Trade group opposes Republican move to suspend EHR incentives

By John Pulley

October 9, 2012

A major health IT trade group issued a statement Monday opposing calls by House Republicans to suspend payment of incentives to providers for achieving “meaningful use” of electronic health records until the Department of Health and Human Services puts interoperability standards in place. The Healthcare Information and Management Systems Society argues that the final rule defining Stage 2 meaningful use of EHRs takes steps toward interoperability –- the ability of different systems to communicate and exchange data -- with the incentive program driving overall improvement in secure, interoperable health IT systems.

HIMSS responded to an Oct. 4 letter from the Republican chairs of the House Ways and Means Committee and its Subcommittee on Health, and from the House Energy and Commerce Committee and its Subcommittee on Health. The letter, to HHS, stated that it was “critical that your agency do everything possible to advance interoperability and meaningful use of HIT, not just in name alone.”

The bar for meaningful EHR use is set too low to make a difference, the congressmen contend in the letter addressed to HHS Secretary Kathleen Sebelius.

“It is highly counterproductive for providers to have purchased EHR systems that cannot ‘talk with one another’ and cannot perform basic functions because of the insufficient standards set by your agency,” they say in the letter. “You are missing an opportunity to reduce duplicative, unnecessary, and even harmful care.”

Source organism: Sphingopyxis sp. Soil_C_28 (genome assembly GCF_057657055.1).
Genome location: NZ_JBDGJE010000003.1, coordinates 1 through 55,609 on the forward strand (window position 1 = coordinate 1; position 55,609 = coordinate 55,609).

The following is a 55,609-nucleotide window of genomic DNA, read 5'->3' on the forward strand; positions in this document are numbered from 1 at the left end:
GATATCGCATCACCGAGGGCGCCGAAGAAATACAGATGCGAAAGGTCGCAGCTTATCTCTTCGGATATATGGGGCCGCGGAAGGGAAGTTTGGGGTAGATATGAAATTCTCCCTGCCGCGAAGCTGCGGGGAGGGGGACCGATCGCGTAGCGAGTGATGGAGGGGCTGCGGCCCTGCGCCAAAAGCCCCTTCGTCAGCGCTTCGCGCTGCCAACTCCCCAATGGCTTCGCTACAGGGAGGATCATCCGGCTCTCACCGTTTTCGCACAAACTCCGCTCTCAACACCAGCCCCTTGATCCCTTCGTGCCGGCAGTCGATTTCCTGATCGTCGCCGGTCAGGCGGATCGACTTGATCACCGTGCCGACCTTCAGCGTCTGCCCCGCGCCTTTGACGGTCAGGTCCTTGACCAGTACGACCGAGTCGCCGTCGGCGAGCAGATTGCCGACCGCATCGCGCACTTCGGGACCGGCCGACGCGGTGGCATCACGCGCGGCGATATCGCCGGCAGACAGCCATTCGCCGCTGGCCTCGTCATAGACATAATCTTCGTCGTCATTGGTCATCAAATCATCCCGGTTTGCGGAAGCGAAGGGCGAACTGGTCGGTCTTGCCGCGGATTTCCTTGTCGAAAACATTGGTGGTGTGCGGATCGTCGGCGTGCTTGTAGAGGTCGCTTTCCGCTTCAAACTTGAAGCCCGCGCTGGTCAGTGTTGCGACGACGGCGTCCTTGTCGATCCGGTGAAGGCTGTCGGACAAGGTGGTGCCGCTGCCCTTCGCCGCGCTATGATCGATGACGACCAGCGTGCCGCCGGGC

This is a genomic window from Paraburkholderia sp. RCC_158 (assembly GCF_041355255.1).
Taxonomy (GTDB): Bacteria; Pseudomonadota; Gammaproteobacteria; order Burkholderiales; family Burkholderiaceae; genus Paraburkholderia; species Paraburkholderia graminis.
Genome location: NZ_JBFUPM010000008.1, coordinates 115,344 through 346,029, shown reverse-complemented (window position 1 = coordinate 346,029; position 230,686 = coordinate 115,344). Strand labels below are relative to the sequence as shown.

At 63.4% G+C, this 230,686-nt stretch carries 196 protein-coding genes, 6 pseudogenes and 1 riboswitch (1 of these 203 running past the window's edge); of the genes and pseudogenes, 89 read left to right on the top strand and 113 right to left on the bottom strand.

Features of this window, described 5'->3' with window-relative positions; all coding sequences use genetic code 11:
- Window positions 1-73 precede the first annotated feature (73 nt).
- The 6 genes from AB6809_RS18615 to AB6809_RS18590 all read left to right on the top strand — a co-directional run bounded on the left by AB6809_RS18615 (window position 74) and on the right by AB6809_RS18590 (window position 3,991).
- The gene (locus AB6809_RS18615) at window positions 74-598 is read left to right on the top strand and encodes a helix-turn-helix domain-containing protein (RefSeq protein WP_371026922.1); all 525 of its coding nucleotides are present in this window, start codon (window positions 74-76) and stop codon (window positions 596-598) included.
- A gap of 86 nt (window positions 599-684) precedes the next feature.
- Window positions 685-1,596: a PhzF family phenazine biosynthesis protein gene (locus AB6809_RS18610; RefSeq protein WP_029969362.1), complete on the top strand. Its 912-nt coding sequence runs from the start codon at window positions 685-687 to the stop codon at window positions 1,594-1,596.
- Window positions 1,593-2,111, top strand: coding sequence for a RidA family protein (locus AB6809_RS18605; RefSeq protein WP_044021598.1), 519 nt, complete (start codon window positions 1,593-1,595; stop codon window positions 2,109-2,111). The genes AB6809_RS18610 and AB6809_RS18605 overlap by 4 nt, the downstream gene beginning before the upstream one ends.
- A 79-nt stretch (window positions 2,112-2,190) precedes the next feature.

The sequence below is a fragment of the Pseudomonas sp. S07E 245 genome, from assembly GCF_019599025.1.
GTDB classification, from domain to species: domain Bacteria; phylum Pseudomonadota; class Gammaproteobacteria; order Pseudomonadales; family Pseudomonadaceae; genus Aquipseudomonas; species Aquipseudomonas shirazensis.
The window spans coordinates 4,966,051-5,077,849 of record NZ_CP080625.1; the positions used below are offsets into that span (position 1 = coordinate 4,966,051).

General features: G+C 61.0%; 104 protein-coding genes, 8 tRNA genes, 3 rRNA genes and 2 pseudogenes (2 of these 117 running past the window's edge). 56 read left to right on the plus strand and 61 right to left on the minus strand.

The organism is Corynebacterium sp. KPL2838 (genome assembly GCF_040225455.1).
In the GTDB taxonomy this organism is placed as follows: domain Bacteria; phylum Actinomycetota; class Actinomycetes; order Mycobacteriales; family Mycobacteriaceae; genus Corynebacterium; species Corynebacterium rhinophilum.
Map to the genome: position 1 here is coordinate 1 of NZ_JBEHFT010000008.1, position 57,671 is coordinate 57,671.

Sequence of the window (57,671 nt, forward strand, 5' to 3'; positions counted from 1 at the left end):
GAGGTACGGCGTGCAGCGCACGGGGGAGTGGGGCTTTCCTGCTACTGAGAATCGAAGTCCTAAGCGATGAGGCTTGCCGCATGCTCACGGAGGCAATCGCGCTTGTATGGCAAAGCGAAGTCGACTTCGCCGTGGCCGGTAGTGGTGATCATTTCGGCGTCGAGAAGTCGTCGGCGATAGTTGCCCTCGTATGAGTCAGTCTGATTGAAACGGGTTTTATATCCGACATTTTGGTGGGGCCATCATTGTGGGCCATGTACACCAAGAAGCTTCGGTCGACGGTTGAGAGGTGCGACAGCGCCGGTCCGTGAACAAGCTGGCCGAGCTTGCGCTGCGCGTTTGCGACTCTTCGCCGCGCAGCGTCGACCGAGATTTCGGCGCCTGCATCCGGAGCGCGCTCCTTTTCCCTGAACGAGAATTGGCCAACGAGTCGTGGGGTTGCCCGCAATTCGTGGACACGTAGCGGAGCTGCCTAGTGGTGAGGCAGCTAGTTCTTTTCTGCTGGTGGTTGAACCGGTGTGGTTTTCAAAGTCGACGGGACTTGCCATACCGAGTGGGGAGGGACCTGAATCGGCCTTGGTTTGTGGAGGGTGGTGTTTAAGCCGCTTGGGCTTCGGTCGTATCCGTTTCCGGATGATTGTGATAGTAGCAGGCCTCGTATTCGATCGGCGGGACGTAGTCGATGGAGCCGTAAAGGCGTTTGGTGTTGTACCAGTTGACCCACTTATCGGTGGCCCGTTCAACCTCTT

In addition to requesting meaningful-use incentive payments be suspended, the letter urges Sebelius to “significantly increase what’s expected of meaningful users” and to stop subsidizing “business practices that block the exchange of information between providers.”

HIMSS says the incentivized stages of meaningful use “recognizes evolutionary maturity of adoption and implementation of health IT, all of which serves as the foundation for healthcare transformation,” and maintains that “widespread interoperability is within reach.”


By John Pulley

October 9, 2012

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